Fans of Grisham will be happy to know that the central conspiracy in the series was mostly the author’s idea.

“(For) the main conspiracy, John had a tremendous amount to do with that. He’s amazing in that way. We really wanted something at the heart of the first season that would appeal to an international audience. We wanted themes and story points that would have universal appeal and John is fantastic at that. He understands how to tap into just a line of storytelling that just resonates with everybody across all different cultures. And he did it!”

“We set out to find what that story was going to be and I think he really nailed it. The universal themes like the sacredness of a human life, you know, those sorts of things that resonate no matter who you are, no matter where you live are very much at the heart of the show. And so I wish I could take more credit for that, but John knew what we needed to do.”

The producer also revealed how he approached the difficult task of casting the parts in the series without necessarily inviting comparison to the original cast of the highly-acclaimed 1993 adaptation. For the record, the movie version earned a number of Oscar nominations including one for Holly Hunter’s portrayal of Tammy Hemphill.

In the series, the part of Tammy was offered to Oscar-nominated Juliette Lewis who is finally making her television debut after a stellar Hollywood career that spans more than two decades.

“I never considered series television for a long time and then I took this meeting, because they said hey, do you want to meet on The Firm, you know, John Grisham, you know, the book, the movie,” Juliette revealed. “I love these stories and I love Grisham as brand, as a writer. He always has really thrilling stories. And I read the pilot and it was really exciting, so off that, I took the meeting and I liked the idea that it was an ensemble, because I don’t want to be a lead in a series right now. It would be too much pressure. Josh Lucas has all the pressure. And Josh Lucas was involved and I think this is a great role for him. And I don’t know, everything about it seemed right and it seemed like I should say yes. So I did.”

Yes, it’s true. Hollywood heartthrob Josh Lucas is the new Mitch McDeere. The Sweet Home Alabama leading man bravely accepted the part even though he knew his turn would most likely draw comparison to Tom’s performance.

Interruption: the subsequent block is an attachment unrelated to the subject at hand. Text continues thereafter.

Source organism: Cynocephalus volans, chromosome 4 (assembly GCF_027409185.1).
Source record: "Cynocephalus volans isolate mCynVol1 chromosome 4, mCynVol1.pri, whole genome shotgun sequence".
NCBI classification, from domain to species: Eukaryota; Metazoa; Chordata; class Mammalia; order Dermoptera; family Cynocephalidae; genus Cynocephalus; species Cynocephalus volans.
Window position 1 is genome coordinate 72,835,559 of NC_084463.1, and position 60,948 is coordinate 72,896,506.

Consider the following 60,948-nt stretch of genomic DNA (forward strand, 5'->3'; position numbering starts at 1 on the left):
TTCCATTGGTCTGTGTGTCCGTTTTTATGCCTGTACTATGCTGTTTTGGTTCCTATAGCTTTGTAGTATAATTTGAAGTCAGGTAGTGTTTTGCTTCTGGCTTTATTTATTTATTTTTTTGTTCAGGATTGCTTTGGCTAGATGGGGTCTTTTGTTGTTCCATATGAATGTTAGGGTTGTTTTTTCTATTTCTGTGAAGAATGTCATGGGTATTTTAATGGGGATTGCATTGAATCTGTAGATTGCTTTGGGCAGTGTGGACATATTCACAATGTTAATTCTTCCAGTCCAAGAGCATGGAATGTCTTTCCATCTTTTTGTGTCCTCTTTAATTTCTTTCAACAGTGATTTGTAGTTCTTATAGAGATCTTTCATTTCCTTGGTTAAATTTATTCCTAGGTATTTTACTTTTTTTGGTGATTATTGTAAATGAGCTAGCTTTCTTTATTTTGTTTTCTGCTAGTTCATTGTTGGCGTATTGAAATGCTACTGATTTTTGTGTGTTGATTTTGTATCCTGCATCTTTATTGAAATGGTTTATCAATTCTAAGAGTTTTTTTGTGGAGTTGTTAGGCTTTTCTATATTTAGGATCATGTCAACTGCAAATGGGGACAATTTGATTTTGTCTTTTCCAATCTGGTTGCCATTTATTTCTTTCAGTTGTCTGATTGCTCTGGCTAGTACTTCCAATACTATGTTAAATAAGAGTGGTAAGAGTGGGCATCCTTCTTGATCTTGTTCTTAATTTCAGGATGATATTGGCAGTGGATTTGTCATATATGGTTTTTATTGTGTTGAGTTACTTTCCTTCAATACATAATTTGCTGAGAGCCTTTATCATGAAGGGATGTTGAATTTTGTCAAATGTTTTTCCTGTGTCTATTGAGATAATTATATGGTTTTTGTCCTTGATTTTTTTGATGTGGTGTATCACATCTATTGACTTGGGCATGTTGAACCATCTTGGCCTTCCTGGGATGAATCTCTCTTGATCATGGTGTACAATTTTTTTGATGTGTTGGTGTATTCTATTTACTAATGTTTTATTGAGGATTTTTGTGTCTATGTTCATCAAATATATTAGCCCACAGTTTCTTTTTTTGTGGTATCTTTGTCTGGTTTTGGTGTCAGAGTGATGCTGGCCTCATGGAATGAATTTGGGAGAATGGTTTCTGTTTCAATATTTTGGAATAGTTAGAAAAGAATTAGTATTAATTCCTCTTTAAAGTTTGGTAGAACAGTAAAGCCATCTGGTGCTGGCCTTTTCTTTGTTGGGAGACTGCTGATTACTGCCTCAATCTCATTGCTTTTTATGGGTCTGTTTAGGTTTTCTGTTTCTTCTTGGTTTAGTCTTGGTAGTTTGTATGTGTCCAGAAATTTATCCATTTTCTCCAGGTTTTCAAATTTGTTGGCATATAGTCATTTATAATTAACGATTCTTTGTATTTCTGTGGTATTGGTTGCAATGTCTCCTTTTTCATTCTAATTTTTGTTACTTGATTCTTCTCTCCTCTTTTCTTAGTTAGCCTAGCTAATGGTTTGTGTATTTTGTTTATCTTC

“I’ve done Broadway a little bit, where it’s the same thing on Broadway,” he replied when asked about the eventual comparison to Tom. “The only difference is you make it as new and fresh every single night. The difference with TV is that you have new material every day so you have this extraordinary workload. And then the challenge becomes to take a character that’s known like Mitch McDeere who is known through both the book and Tom Cruise’s performance.”

He added that he wanted to make the role his own while paying homage to Tom’s performance by adding subtle elements from the movie.

“There’s a great moment in the movie where Tom Cruise is making copies and he’s cut himself shaving and he’s got a little piece of toilet paper on his face. I thought that’s like just the best little detail and so I wanted to do things like that. It’s not in the pilot, but, hopefully, I can put that into the series at one point because I really like some of the things that Tom Cruise does that way.”

Producer Lukas agreed. “We’re very lucky to have Josh take on this role. From the beginning he was at the top of our list and it was very cool when we realized that he was responding to the material and wanting to join us. He’s incredibly bright. He’s incredibly resourceful. He’s brave.”

Acclaimed Canadian actors Molly Parker and Callum Keith Rennei portray the role of Mitch’s wife Abby and Mitch’s ex-convict brother Ray, respectively.


The Firm airs on AXN Sundays.

No comments:

visit my sponsors

TMZ.com

philstar.com - entertainment

CNN.com

EW.com